I’m not sure what I was expecting when I picked this one up, but I was not expecting this. I knew The Psyke Project were considered a hardcore band, and I knew they were from the general vicinity of Scandinavia, so a part of me expected some kind of d-beat Skitsystem-styled awesomeness, whilst another part of me expected something along the lines of Refused. I got neither. What I got was heavy-as-hell Coalesce-meets-Neurosis sludge-hardcore, with some truly throat-ripping vocals and a general feeling of slogging through pits of tar, assuming you’re one to do such a thing. (There’s a video on the band’s Myspace wherein the band members are struggling in slow motion to climb a steep hill, and given the pacing and the generally oppressive and anguished nature of the music, it’s an apt visualization—and admittedly a more realistic one than my tar-pit analogy.)
I’ve gotten burned out a bit on the ol’ post-metal scene, even with the occasional bright spot still coming through. (I kinda like the new Isis record, even as that band hasn’t moved me much in a long while.) It’s just that the explosion of similar post-leaning acts in the last few years has left me rarely willing or needing to explore that particular sub-genre too much further. But the Psyke Project is more than just strictly post-metal, and their stylistic blend is one I find interesting and invigorating. The band’s roots in hardcore give the music more immediacy, a more direct energy. These tunes are more compact, more streamlined than the average Neur–Isis opus, sacrificing much of the stylistic droning in favor of crushing hardcore grooves and some massive riffing. There’s enough of a math-metal influence to keep things slightly off-kilter, but not enough to make this a mess of noodly guitarwork or ever shifting tempo-changes. The Converge-like noisy discordance crashes head-on into the Neurosis chiming guitars and earth-rumbling heaviness, and each pushes the other forward in a lumbering stomp. And these riffs, these riffs… They’re mostly simple but sometimes complex; sometimes beautiful and sometimes destructive; sometimes punk and yet mostly metal… And they’re always solid, powerful, epic, and worthy of the banging of the heads…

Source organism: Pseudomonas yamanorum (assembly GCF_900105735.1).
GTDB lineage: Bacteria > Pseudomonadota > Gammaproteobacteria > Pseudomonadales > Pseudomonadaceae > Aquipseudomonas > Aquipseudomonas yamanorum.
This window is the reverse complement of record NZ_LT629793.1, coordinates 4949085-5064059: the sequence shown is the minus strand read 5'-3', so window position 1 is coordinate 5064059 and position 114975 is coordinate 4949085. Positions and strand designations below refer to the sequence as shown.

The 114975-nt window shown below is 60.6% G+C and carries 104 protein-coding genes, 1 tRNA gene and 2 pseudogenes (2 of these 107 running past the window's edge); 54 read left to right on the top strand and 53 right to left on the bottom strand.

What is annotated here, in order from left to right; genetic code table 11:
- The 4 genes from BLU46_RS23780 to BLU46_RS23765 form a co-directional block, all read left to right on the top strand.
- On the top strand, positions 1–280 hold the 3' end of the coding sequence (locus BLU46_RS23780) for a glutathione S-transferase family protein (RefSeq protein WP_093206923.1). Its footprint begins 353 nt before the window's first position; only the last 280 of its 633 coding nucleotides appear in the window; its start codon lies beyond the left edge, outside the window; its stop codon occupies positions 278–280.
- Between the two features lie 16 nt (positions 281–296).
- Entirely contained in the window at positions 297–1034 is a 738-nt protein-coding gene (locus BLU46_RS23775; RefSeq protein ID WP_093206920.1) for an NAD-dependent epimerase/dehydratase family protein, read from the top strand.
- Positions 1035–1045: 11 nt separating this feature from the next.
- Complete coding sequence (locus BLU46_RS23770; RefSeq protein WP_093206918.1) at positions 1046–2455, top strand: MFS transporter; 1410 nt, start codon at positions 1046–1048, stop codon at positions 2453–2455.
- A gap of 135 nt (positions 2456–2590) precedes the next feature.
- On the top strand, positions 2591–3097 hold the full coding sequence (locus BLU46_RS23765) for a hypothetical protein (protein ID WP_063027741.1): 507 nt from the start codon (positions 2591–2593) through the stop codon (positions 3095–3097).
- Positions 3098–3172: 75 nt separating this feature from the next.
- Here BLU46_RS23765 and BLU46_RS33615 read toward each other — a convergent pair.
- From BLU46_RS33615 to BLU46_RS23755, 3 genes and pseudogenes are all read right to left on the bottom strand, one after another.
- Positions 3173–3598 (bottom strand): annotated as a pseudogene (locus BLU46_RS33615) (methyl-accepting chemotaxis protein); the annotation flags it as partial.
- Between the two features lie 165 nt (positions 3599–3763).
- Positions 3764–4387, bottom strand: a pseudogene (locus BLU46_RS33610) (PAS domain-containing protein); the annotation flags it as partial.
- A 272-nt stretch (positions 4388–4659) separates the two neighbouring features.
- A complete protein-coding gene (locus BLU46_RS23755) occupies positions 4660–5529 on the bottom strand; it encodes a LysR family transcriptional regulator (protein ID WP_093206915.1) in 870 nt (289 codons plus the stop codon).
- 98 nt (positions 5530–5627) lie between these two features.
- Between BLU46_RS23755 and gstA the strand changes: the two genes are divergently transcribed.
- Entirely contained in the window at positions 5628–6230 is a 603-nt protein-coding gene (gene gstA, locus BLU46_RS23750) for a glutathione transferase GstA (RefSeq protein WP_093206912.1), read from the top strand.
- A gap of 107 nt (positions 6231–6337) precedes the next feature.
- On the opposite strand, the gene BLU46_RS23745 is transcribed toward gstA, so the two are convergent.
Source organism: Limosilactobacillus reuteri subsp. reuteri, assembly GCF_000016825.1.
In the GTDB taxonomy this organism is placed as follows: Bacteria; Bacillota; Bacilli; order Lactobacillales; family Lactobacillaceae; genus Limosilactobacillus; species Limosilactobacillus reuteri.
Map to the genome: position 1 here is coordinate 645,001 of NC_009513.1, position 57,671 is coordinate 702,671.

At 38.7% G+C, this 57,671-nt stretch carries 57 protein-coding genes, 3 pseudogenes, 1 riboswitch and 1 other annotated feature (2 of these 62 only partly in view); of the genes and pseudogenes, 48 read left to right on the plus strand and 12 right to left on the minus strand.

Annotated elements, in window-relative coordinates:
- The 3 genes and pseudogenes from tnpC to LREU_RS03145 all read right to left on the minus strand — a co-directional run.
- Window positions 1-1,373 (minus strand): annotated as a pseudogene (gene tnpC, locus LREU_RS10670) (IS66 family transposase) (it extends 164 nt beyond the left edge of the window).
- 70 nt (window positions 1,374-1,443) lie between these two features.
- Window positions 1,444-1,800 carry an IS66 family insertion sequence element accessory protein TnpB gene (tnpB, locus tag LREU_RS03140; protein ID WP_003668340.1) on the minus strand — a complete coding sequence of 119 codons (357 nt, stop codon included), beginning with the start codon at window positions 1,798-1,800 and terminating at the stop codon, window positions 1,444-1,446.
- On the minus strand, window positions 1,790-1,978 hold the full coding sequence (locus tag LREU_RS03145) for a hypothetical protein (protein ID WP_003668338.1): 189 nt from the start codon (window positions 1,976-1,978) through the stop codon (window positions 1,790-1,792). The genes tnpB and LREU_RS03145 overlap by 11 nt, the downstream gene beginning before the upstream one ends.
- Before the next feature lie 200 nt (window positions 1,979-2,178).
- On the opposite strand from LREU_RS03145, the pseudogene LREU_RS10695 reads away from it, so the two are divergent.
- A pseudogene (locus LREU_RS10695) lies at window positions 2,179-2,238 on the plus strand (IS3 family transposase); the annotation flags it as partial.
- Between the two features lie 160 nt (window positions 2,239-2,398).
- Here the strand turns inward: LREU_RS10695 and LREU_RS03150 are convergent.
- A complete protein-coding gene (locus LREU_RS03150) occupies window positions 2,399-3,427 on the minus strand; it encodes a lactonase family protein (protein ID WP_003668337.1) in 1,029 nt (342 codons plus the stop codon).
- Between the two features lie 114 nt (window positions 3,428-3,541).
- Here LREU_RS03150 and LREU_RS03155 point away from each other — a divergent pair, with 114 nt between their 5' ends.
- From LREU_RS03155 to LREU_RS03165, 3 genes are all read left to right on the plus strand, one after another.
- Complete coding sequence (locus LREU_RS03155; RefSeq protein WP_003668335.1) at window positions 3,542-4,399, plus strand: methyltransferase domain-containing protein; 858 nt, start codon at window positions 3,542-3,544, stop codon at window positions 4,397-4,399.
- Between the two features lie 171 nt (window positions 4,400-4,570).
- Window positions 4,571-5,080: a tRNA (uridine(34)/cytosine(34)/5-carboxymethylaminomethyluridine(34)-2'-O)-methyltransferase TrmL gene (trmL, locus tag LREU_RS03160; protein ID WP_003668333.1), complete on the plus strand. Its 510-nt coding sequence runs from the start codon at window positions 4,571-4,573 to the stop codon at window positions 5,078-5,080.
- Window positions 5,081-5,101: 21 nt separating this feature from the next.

The production is crisp and clear; the guitars and drums are suitably monstrous when they’re needed to be, sliding back to ethereal when they’re not; the bass is audible, even focal in a few points, and its tone is perfect—one of the better bass tones I’ve heard recently. Vocalist Martin Nielskov sticks mostly to a raspy snarl or a full-throated scream. It’s the combination of those epic riffs and Neilskov’s palpable frustration, anguish, and rage that make this Storm anything but dead.
Dead Storm is the Psyke Project’s fourth record—their first for Lifeforce—and I’m unclear how it happened that I’ve never once heard of these guys until now. Regardless, I’m glad I finally stumbled across this band. Dead Storm has already seen constant repetition in my household, a trend that will definitely continue.